Clogged Filters

Most filters in sump pumps are designed to allow smaller particles through, but larger pieces of debris can clog the system and cause it to shut down. An overheated motor or tripped circuit could result from a clogged filter because the motor has to work harder to pump out the water. If you aren’t sure how to check the filter for debris, call a professional plumber for advice.

Preventative Maintenance Tips

Try to keep debris from falling into the well, and clean out any large particles that you can see in the water. For a quick plumbing maintenance chore that you can do yourself, fill the well all the way with a hose and test the floater switch to make sure it’s working properly. At least once a year, hire a professional plumber to drain your well and clean the inside of the well and the pump. Your plumber will also inspect the pump to make sure it is in good working condition.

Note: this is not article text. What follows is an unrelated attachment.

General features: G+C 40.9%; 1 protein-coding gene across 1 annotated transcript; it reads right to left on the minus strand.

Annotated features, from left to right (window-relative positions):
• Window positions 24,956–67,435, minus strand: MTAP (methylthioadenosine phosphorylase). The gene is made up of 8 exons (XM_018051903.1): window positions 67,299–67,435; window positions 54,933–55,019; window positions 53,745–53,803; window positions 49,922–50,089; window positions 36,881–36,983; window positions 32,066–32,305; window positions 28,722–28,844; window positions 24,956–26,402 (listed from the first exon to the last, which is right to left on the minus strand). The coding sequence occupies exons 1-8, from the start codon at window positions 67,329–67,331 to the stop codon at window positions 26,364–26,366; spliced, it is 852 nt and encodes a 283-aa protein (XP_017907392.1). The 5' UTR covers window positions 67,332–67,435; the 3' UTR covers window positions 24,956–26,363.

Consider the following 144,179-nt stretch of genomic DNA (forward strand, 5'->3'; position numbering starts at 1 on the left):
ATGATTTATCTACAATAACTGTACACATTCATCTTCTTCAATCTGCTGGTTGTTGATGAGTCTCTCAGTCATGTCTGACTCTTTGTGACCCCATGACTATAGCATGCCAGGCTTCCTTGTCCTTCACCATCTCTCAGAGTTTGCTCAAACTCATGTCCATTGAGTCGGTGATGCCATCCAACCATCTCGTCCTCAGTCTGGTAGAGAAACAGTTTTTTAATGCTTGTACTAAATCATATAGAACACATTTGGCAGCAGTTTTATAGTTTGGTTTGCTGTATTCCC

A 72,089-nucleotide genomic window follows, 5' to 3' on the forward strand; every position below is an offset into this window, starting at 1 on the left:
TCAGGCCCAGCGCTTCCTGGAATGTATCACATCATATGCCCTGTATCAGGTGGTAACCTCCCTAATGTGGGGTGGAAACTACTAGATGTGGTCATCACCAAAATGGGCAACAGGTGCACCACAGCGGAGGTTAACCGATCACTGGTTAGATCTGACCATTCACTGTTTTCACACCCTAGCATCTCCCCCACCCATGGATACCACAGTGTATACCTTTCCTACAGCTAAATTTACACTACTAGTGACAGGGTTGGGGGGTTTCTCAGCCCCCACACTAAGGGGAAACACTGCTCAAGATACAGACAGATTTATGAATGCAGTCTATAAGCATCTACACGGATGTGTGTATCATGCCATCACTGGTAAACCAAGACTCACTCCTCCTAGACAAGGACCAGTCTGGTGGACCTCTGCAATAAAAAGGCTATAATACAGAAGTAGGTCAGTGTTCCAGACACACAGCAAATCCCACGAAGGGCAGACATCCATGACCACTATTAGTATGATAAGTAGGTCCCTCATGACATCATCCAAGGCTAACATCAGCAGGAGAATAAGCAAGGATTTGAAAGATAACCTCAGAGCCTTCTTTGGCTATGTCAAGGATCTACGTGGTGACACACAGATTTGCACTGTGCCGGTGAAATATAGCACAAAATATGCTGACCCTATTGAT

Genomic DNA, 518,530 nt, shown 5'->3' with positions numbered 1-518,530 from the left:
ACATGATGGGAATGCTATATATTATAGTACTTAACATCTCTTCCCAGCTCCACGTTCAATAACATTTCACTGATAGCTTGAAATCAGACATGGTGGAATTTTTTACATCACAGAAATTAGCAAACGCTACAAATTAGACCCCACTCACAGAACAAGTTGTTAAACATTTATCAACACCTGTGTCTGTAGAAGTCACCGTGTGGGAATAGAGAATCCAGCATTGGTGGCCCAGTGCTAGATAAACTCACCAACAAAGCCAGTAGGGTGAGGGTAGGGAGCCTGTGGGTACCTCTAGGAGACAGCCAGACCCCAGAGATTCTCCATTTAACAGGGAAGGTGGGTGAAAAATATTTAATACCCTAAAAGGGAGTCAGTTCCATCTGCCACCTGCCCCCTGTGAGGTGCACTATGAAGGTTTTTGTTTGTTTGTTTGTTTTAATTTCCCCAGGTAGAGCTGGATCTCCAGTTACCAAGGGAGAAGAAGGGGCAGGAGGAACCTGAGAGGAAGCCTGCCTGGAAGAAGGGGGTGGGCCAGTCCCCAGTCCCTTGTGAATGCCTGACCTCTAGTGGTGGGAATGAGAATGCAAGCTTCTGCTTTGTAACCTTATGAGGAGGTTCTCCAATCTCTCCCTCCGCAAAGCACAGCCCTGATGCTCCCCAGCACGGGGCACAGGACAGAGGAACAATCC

You can help maintain the sump pump in your Carver County home simply by keeping it clean!

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Different Types of Furnace Filters for Your Home

Wednesday, March 7th, 2012

A good filter for your Ramsey County furnace is a must. Because that device heats and blows air throughout your home, you want to be sure that it doesn’t recycle contaminants and bacteria that could easily be captured at the air handler. That’s why it’s vital to choose the right heating installation on the first try. Here are some furnace filters to consider and their various benefits to your home and family: